I was in very good spirits by now as Map My Hike continued to inform me of my progress, the twenty-six minute miles were now behind me and I was onto the eighteen-minute ones on this rural express-way. I was loving it. The weather had taken a turn for the sunny as well and for once I unzipped my coat. Finally, it became very obvious that my path merged with the infamous Catherine Edge as both paths came to and end at just outside Tockholes. I took a turn off down a shady lane hoping it would lead me to Hollinshead Hall, yes, success. This was the end of the second section of the route – I do like to split things up into sections.I was aware of a foreboding presence, lurking on the horizon, out of sight but filling my mind. Great Hill was now just around the corner. I stopped for lunch and some coffee. Once again, people appeared seemingly from nowhere, a couple shared my locale whilst they had their lunch, he had a cigarette which smelled divine! I put Map My Hike on pause. It was lovely to sit and relax, except for a part of me knew what lay around the corner. Having ascended Great Hill as part of the Amble I knew it was easier than it looked…but still it was somehow taunting me, as if calling out to me that all hope of truly relaxing was going to be denied to me until I had conquered the beast. I finished my wraps and set off with a renewed zeal.

Great Hill makes an appearance.
Great Hill makes an appearance.

Great Hill is not a difficult hill…it just thinks it is! Any former Ambler will agree with this. After all it’s just 1,250 feet tall…a dwarf of a hill compared to some of the giants I’ve nailed in the last few years. All the same, once I’d crossed the A675 again and made my way through the opening mud-pool…I remembered how energy sapping a wet field can be and a wet hill is even worse. At times the path went out of vision on the ground and I resorted to ‘which bit looks most distressed’ as this would indicate that a few hundred fellow travellers had bounded over here a month earlier. At one point I did pass over the world’s most pointless stile and then into my line of sight came the top. Alas, I had erased from my memory the fact that there is a rather spiteful little false summit something like seventy-five percent of the way up, it had caught me out again. Oh well, no point getting angry…onwards. I passed a couple and joked that I didn’t know why I was walking up this hill for the second time in two months, they seemed to find this amusing…or at least within earshot they laughed!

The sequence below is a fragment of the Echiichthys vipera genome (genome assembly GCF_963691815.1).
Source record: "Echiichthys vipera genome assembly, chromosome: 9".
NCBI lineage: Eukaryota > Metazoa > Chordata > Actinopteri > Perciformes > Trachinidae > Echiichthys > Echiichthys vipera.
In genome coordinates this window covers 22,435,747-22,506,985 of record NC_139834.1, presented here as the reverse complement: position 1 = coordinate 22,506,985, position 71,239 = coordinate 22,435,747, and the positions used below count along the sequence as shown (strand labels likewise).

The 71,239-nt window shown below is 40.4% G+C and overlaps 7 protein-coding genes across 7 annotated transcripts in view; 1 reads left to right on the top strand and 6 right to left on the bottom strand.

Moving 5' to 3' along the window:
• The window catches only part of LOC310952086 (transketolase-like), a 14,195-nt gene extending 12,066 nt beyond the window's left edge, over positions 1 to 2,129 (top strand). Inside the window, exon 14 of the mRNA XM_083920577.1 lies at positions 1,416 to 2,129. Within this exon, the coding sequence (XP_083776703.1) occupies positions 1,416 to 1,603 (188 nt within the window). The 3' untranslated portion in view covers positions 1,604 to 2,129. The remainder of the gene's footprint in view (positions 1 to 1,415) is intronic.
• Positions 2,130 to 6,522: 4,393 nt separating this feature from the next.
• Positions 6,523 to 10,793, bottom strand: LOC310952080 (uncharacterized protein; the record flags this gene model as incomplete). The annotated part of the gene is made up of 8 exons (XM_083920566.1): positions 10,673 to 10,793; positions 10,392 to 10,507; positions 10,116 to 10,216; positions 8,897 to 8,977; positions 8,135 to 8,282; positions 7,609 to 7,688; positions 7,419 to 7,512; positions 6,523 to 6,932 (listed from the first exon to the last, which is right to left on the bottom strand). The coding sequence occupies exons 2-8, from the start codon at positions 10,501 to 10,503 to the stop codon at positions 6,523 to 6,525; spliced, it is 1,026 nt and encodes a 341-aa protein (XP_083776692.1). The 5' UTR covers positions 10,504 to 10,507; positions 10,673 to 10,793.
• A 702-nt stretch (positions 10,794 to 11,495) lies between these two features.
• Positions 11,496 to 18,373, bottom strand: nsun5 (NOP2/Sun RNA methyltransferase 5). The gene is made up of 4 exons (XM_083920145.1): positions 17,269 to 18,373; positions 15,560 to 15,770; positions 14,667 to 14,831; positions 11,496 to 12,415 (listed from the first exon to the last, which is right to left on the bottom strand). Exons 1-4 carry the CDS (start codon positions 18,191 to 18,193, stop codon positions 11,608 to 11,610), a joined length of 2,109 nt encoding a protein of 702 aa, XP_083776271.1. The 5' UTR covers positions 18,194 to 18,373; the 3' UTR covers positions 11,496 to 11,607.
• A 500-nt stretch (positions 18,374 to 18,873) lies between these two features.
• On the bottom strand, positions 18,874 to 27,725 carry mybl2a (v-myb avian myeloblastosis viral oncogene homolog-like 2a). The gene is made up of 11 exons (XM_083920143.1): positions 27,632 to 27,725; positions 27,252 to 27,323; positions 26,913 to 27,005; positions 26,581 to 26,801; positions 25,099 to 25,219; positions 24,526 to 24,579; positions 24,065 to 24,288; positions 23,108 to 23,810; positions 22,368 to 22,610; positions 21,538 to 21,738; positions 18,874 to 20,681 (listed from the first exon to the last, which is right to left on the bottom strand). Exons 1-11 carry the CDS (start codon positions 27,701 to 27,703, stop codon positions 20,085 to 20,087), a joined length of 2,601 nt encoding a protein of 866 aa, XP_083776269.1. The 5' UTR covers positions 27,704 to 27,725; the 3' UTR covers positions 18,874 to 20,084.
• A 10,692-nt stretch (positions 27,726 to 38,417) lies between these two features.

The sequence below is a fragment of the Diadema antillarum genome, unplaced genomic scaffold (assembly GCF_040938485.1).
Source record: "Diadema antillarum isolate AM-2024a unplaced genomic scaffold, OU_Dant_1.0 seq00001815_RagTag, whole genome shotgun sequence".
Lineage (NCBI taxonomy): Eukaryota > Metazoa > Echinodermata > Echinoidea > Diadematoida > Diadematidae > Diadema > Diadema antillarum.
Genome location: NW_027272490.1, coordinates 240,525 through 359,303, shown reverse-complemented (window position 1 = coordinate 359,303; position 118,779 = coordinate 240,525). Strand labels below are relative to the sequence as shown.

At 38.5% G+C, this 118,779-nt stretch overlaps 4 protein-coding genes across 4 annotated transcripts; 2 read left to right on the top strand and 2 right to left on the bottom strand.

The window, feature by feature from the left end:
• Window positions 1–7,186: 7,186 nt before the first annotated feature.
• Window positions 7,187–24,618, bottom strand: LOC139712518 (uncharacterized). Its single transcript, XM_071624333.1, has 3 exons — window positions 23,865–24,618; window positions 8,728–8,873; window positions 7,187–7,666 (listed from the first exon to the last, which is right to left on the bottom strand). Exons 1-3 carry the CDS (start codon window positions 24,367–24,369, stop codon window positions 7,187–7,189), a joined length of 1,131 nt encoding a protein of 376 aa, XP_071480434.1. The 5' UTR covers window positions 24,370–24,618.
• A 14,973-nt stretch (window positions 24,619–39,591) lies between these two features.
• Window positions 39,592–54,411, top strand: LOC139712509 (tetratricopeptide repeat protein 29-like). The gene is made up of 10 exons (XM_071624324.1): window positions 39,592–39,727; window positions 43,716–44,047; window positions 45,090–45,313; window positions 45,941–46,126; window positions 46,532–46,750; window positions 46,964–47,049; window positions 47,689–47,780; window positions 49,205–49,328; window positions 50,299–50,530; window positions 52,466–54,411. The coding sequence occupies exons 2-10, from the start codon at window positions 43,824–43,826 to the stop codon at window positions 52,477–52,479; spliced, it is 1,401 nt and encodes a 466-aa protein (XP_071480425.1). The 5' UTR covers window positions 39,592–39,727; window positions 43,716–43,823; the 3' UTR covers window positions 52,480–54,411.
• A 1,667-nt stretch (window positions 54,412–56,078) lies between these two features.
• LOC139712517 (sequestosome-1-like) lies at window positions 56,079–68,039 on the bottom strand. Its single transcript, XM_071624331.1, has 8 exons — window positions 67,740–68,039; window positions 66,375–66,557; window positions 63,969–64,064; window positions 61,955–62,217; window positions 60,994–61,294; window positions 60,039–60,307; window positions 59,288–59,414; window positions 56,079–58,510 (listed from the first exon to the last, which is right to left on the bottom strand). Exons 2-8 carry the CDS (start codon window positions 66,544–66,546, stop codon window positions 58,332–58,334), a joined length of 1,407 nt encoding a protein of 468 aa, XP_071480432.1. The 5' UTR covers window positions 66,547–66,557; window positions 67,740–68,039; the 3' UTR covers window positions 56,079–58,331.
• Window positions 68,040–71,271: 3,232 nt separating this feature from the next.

And so within thirty five minutes of standing on its toes, I was atop the mighty lump that is Great Hill, and for a moment was quite shattered. Once more people seemed to be gathering. Within the next ten minutes, whilst I sipped the remainder of my coffee, I must have seen another ten people. I was very glad to have reached the top before three o’clock as this confirmed to me that I should be able to do the route that I had set out to complete within my time-frame. All that was left now was to bolt over Redmonds Edge, Spitlers Edge down Will Narr and then into Rivington via Limestone Quarry / Valley / I really don’t know its name and Bing Maps is not helping me here! Sounds easy does it not?